My third day full of meetings and hearing varying Iraqi perspectives continues. I've noticed in this short time - that seems quite long, actually - that two things in particular keep making their way into my brain.
First, I'm hearing the same things over and over, from varying segments of the Iraqi population.
Second, I am absorbing information as quickly as I can, but am stunned by how much I and my own country don't yet fathom about this war.
I've still haven't caught you up to the latest meeting I was involved in, but here are synopses of each meeting through Wednesdayafternoon, June 6, 2007.
Taha Al-Lihabi is a member of the Iraq Parliament and a member of the Independent Islamic Party. In April 2007, he was in the cafeteria building next to the Parliament during the suicide bomber attack.Al-Lihabi was injured, and a friend of Mohammed al-Dynee's died in his arms.
Al-Lihabi is in Amman now, being treated for his injuries. When we met, he wore sunglasses because of a recent eye operation. His hearing also suffered as a result of the attack; he has only 20% of it left.
He wanted me to videotape me so I did (which is terrific since he had so much to say and so many questions he wanted America to answer.)
What follows is a rough summary of my listening meeting with him and two other people I met. When I return to the States, I'll have the video transcribed.
Al-Lihabi claims to have been involved with meetings between the American troops and some of the mediators for the Resistance. He said the feeling he had during the talks was that the Americans were not serious about getting together with the Resistance.
He had heard that many Americans believed the Sunni Arabs accounted for only 20% of the Iraqi population, and he wanted to know where President Bush got the figure. (See "Dangers of the 80% Solution"for background.) He said that the 20% number was incorrect, and that in reality Sunnis account for 42.6% of the Iraqi population.
Al-Lihabi spoke of the elections and was insistent that they were forged. He talked about four truckloads of ballots coming in from Iran that he said the American's actually caught.
He said that he would be happy if the Americans made a scheduled withdrawal. He added that he and others would like to hold the American Administration responsible for the damage, theft, and loss of life that has taken place in Iraq since the invasion. "We would like to be friends with the America people," he said, explaining that his country people would like to conduct business and deal with Americanson the basis of mutual interest.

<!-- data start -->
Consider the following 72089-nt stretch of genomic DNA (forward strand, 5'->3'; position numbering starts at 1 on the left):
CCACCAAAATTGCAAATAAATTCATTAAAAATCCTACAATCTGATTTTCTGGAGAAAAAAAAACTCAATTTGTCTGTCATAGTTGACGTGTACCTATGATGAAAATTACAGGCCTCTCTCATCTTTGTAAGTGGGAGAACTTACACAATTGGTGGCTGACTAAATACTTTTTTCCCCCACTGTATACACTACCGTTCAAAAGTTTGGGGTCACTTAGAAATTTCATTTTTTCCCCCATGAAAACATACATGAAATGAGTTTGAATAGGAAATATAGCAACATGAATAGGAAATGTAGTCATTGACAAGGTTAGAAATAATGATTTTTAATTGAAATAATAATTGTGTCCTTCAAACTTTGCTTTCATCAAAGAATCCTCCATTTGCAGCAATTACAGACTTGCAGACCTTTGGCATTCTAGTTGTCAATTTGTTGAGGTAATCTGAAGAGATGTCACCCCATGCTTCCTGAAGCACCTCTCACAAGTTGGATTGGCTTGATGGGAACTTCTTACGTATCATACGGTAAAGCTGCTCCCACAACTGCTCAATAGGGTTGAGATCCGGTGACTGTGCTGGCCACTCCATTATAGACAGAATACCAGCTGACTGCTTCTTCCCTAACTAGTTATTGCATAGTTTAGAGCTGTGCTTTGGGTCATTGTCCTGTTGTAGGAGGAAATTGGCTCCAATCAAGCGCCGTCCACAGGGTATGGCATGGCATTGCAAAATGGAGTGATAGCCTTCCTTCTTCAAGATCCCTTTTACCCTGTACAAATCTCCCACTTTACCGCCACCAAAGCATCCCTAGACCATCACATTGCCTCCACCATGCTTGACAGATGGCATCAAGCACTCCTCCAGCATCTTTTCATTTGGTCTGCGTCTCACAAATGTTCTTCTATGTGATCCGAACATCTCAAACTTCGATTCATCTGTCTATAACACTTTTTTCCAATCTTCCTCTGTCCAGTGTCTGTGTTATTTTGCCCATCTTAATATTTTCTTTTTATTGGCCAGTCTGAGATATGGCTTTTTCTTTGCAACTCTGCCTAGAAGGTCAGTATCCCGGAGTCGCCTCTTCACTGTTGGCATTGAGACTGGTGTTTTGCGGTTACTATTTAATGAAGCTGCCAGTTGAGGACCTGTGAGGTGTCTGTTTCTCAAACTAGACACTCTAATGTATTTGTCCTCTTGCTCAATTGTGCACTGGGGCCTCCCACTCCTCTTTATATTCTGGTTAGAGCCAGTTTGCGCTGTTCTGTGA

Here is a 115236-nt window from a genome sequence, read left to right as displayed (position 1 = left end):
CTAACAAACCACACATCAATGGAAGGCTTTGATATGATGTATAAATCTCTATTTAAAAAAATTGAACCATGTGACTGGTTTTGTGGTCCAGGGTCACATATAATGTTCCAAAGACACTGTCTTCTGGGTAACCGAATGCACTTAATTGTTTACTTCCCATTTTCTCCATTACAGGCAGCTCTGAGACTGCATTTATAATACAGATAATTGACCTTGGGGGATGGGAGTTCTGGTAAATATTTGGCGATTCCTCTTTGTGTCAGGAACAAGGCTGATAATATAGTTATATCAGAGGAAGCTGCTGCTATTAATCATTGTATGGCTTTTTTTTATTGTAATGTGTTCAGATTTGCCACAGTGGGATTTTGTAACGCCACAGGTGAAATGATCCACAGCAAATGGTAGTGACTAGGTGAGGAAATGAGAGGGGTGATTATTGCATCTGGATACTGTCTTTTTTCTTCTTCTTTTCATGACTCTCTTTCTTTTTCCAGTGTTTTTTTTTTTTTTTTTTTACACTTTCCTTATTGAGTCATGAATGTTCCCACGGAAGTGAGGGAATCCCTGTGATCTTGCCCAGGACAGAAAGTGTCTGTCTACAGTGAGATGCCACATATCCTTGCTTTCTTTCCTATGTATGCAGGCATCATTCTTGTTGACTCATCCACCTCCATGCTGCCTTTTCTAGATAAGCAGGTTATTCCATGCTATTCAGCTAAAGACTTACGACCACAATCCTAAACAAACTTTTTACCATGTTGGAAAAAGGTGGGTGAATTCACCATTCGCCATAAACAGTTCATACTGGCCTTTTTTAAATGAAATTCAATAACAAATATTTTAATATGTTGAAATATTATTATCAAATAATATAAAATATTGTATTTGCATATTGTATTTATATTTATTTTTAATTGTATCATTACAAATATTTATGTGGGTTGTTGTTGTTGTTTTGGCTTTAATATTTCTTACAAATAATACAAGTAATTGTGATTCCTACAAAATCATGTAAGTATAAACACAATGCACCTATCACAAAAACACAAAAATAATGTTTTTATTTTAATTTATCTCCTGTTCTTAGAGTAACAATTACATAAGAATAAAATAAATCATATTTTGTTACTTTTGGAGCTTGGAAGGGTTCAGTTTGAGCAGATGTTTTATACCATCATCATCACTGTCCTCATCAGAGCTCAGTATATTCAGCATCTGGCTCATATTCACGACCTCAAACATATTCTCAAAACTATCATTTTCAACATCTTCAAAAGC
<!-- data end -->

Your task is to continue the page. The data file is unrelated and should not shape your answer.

Sheik Khalaf Al-Olayan
Sheik Khalaf Al-Olayan is also a member of Iraq's Parliament. He is the General Secretary for the Council of National Dialogue Front. Heworks with Dr. Tariq Hashimi, the Vice President of Iraq, and with Dr. Adnan al-Dulaimi. The three head up the National Accord Front. These are both political parties that want a unified Iraq rather than a partitioned one. He is also a former army officer and tribal chieftain from Anbar Province.
Al-Olayan also said that he would like a scheduled withdrawal of American troops as soon as possible.
He also made clear that there were very few al-Qaeda members who were Iraqi, noting with aggravation however, that Iraqi young men were being recruited by al-Qaeda inside the American prisons.
Here is a summary of a very long conversation. Again, there will be an actual transcript of the meeting when I return.
Al-Olayan said that the Americans made big mistakes. They should return the old Iraqi Army, he said. De-baathification was nonsense. He wanted a nationalist, secular Iraqi government and thought the oil law should not be passed.
He spoke of a time meeting with Americans, telling them he was more than willing to fight in Baghdad, Ramadi, and the Anbar Province to clean up al-Qaeda. All he asked in return was that the American and Iraqi forces not interfere with his actions and that they give him full authority.
As if to demonstrate his sincerity, he also explained that he had told the Americans that his group had killed 20 al-Qaeda members and turned over a list of their names and the areas and dates where they were killed. He said he asked the Americans to check out his story.